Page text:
_ Single Brit female
Trevor Johnston talks to Atlantic-hopping Used
People director Beeban Kidron.
Women ﬁlmmakers are a rare enough minority group in Hollywood. but when Beeban Kidron shot her first feature for Fox. she became the one and only Briton currently making up their number. Ten years ago. the National Film School graduate was camped at a US Airforce base shooting the documentary Carry (ireenhatn Home: now, with her debut US feature Used People. she’s working with Oscar winners Shirley Macl.aine. Kathy Bates and Jessica Tandy. and even managed to persuade Marcello Mastroianni to make his first American film in his 4(l-odd year career.
All of which goes to show just how far an acclaimed series for the BBC will get you these days. While A Very British ('oup put Mick Jackson on the road to [A Story and The Bodyguard. and The Singing Detective has helped power Jon Amiel's career on towards the likes of .S'mnmershy. a Los Angeles screening of Kidron's Jeanette Winterson saga Oranges Are Not The Only Fruit put the Londoner firme on the map so far as Tinseltown‘s top talent-spotters were concerned. ‘Virtually the same week Antonia and Jane. the subsequent film i did for the
Beeb. was also shown at the 'l‘elluride Film Festival.’ she reflects with a wry smile. ‘and so it seemed like I'd had two hits in two minutes. They really love you out there if they think you’re prolific. so it wasn‘t very long before a couple of companies paid to have me ﬂown over so they could throw scripts at me.‘
Todd Graffs Used People. a Noo Yawk Jewish family portrait of no little eccentricity. was the first one that stuck. its story of second-chance amour between widowed Maclaine and spivvy sexagenerian Mastroianni standing out from the screeds of formula pap. ‘In so many of the screenplays I read. it was like buying a ticket for the bus. going round the block a bit. then getting off at the same place again. With this one I felt like you were actually going on a legitimate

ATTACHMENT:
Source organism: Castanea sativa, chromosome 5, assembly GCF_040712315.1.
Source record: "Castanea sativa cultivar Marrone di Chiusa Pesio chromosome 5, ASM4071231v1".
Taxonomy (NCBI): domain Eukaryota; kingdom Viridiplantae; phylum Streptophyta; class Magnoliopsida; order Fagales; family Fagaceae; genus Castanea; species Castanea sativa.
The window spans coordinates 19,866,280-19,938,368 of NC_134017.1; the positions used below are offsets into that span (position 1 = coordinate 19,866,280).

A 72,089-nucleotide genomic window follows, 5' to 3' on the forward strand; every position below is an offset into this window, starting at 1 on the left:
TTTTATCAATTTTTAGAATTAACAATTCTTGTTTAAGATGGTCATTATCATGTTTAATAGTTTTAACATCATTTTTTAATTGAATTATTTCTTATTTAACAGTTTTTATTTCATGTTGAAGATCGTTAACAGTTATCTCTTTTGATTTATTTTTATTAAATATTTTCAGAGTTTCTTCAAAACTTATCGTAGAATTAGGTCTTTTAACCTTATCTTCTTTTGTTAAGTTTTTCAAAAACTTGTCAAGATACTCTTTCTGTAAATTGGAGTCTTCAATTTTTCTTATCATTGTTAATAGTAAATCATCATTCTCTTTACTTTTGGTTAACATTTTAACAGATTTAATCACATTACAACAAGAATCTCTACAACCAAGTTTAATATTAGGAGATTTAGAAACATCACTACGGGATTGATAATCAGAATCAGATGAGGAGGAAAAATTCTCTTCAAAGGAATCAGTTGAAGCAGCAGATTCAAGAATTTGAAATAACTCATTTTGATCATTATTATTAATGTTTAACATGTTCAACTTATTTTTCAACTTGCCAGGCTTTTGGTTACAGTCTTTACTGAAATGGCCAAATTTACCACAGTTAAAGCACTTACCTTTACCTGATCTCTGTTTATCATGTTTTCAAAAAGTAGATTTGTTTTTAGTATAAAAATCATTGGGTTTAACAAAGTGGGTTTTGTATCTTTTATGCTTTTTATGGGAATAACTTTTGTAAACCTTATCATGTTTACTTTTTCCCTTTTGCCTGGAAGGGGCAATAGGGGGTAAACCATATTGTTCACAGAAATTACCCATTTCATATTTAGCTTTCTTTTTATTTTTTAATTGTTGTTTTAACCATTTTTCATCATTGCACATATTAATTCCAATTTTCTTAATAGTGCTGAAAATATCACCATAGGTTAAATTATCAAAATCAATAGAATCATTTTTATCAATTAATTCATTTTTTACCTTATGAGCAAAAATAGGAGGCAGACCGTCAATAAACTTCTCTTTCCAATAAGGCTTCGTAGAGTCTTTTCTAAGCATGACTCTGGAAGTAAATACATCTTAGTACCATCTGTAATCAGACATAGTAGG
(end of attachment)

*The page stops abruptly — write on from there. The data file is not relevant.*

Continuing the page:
journey. at the end of it you know that these characters are going to get up the next morning and have a new chapter to their life.‘
‘In so many of the screenplays I read, it was like buying a ticket for the bus, going round the block a bit, then getting off at the same place again. With this one I felt like you were actually going on a legitimate iourney.’
Appropriate words perhaps for someone whose life has been zipping through the chapters of late. Although she reckons she‘s had ‘a good experience‘ by Hollywood standards. she certainly confounded the powers-
that-bc. putting the newly green-lit Used People on hold for four months until all the cast she wanted was available. and later by heading straight back to England as soon as she'd finished. Braving her agent’s shock and chagrin and turning the received wisdom on its head. she returned pronto to the bosom of the BBC to at last make the piece they‘d spent three years turning down — a further collaboration with Winterson and producer Philippa Giles titled Great .l/Iotnents In Aviation.
‘lt's about a young girl who comes from Grenada to Britain in I957 with visions of becoming an aviatrix. and on board the ship she meets a diverse bunch of characters. There‘s Jonathan Pryce playing a very male charlatan. John Hurt as an obsessive art historian. and Dorothy Tutin and Vanessa Redgrave as a couple of missionaries. It‘s a story of how one person with a dream can affect people who have more in the way of worldly privileges. and how she helps them get to the truth of their own situations.‘